Birders Flock to Flushing Township Nature Park
Bird watchers join for the Great Backyard Bird Count at the Flushing Township Nature Park.
February 18, 2017
Filed under Features
Hang on for a minute...we're trying to find some more stories you might like.
Email This Story
“It’s so good to be alive on a day like today,” says Jack Rogers, paired with a notebook and binoculars. “Well, any day is a good day to be alive,” continued Dennis McNeill.
The sun is up, the air is warm, and the Flushing Township Nature Park Birders (FTNP) are out and about. Today is one of the Great Backyard Bird Count days, done all around world. Bird watchers, or birders, like Jack and Dennis count and log the birds they see into a database, Ebirds, to track sightings. Events like this may be new to the park, but birding is not.
Meet Gary O’Boyle, a new member of the Flushing Township Nature Park Board and avid birder. Along with handing out papers with names of birds seen in the park, he’s also running the show. “We’re trying to encourage people to start birding out here. I love this park, I’ve been coming down here since before the board walk and the tower were put in. I’ve gotten into nature and wildlife photography after I retired about four years ago. I was the main window clerk at the Clio Post Office for 18 years. But I love this place.”
The park is still changing too, “I talked with the boy scouts who put up a lot of our feeders out here, and we’re talking about making a chimney tower,” a vertical structure for them to roost. The Park Board is starting a new memory tree project, where people can plant trees in the park in honor of loved ones, and working to add ADA (Americans with Disabilities Act) approved facilities, like a kayak launch and benches.
“For a while, the park was moving in the wrong direction, they let it die down. We used to have some beautiful gardens with natural flowers which are all gone. But for now, we’re trying to generate interest again in the Nature Park.”
Around ten older men and women cycle through the small cabin hugging the parking lot of the park. Inside, avian posters and certificates hang on the walls right next to dead beehives, sticks, and nests. The counter holds around twenty or more wildlife books on information and identification. Outside, Kay Williamson, who owns a bird feeder in the park with her husband, was stopped mid sentence to point out a passing bald eagle overhead.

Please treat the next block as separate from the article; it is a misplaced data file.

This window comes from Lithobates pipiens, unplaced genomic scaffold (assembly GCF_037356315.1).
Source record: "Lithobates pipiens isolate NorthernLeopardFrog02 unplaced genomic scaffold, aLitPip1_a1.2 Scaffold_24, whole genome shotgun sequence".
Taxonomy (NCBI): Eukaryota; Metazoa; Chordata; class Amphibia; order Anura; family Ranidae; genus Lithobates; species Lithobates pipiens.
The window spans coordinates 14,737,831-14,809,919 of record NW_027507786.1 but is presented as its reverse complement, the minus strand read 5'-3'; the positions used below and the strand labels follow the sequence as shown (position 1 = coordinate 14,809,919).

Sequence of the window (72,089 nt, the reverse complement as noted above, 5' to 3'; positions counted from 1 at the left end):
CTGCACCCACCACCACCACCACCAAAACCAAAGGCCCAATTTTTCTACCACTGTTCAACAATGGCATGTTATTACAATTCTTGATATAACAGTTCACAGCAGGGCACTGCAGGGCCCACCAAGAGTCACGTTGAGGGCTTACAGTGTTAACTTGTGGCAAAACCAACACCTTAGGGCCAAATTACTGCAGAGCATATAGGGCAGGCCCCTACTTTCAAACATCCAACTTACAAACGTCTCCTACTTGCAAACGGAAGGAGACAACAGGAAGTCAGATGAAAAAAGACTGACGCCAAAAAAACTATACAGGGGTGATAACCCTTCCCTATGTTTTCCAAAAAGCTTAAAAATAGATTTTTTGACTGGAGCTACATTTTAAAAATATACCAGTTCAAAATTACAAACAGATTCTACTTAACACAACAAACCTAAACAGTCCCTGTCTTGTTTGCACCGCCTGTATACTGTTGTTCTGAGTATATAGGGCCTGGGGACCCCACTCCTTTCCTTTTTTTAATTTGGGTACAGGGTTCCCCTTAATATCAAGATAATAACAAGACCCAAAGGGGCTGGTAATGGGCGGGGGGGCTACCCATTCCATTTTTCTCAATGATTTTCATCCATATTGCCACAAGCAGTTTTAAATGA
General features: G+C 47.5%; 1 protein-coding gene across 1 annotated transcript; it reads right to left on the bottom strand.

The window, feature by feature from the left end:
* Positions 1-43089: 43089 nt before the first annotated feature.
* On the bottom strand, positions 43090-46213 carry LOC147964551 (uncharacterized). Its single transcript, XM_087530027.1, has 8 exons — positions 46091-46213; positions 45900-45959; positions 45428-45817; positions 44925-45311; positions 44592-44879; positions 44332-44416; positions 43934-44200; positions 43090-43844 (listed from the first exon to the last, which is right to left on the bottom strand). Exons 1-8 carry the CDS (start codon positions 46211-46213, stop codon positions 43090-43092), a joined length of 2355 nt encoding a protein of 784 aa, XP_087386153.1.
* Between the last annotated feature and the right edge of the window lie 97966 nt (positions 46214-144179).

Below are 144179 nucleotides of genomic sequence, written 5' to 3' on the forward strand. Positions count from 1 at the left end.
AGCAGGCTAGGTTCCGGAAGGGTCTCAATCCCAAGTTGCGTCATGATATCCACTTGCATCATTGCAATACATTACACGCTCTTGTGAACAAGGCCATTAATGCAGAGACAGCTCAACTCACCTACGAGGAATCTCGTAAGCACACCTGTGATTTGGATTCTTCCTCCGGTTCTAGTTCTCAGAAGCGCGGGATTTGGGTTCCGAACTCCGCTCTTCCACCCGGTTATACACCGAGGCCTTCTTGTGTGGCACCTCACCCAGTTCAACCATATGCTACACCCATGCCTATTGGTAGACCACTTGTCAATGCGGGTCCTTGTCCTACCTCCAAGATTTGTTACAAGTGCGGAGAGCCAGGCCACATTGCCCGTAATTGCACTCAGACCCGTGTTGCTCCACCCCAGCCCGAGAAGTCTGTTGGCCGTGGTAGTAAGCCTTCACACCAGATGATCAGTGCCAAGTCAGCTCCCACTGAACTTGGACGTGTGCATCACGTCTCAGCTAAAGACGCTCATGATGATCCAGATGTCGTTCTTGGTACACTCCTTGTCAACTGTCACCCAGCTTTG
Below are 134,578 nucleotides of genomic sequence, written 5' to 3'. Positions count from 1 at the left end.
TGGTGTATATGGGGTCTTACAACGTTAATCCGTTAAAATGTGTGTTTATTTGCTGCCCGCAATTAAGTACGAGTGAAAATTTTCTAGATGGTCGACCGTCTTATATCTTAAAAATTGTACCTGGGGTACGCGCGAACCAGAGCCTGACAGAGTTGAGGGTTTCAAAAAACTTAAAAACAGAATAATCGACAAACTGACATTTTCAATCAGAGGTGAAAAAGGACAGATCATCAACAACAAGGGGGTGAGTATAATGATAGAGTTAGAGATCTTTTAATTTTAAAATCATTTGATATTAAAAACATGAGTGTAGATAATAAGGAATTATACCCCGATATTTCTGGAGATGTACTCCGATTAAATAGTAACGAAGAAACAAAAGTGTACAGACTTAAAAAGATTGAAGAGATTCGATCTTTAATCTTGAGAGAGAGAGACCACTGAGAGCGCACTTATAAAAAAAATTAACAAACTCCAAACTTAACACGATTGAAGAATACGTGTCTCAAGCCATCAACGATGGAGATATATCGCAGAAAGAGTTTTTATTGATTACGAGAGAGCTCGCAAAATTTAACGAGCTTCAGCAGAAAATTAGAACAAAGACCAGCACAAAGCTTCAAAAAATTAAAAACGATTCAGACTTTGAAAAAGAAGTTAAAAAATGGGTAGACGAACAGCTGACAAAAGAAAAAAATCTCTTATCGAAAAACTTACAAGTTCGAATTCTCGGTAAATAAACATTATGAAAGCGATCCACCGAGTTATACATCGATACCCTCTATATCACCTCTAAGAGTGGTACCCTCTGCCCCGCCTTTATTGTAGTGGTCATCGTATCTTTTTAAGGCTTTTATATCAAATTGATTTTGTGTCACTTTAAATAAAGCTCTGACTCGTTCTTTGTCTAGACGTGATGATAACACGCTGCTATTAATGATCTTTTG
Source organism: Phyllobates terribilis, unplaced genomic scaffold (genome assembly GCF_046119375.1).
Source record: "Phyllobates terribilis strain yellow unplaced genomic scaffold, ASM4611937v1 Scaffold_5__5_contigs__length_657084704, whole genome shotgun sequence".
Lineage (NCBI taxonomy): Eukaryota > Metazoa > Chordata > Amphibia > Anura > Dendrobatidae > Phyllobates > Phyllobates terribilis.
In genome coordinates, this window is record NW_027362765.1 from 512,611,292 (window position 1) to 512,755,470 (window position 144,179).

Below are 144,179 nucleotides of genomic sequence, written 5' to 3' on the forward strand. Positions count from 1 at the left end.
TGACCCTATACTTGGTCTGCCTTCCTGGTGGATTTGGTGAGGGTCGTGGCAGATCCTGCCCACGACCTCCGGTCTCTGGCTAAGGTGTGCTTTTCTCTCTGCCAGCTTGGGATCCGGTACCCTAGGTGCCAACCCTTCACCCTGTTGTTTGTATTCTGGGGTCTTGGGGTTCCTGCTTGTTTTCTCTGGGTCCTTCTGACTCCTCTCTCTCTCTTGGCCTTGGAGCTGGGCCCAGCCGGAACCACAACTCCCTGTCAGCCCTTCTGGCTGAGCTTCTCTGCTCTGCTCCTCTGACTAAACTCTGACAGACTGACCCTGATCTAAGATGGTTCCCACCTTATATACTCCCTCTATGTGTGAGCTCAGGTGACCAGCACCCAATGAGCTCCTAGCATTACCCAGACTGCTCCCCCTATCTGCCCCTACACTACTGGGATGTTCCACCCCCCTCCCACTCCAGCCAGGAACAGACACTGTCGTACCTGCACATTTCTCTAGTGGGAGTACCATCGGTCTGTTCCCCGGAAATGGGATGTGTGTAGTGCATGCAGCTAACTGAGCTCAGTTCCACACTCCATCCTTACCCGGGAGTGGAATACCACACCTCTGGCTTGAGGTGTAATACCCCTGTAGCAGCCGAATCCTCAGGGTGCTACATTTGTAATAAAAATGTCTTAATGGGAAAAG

At noon, a small group heads out for a tour around the park, led by Gary, who was pointing out different animals and insects along the way, “There are around 102 dragonflies and 46 damselflies.” The difference being their wing positioning. We walked for a little under two hours, Gary pointing out that park maintenance is using Roundup, a toxic plant killer, on the river banks, and Dennis adds in how, without roots on the banks, soil erosion can be detrimental to the ecosystem.
O’Boyle continued to lead the pack through the trails, and told us how this all started, watching birds from his childhood home, but others started differently. Some mentioned “shooting” animals went from with a gun, to a camera. And that’s really how a lot of birders and conservationists start, spending time in the hunting blind, watching birds for hours on end.
Days like today are a great way for residents in the community to get outside and learn about nature. O’Boyle hopes that with time, the park will be great for people of all ages around Flushing Township to come together. Plans are already in motion to hold a warbler walk, and a wildflower walk in the spring, only bettering our community’s interest, and knowledge of our own backyard.
Meet the FTNP Birders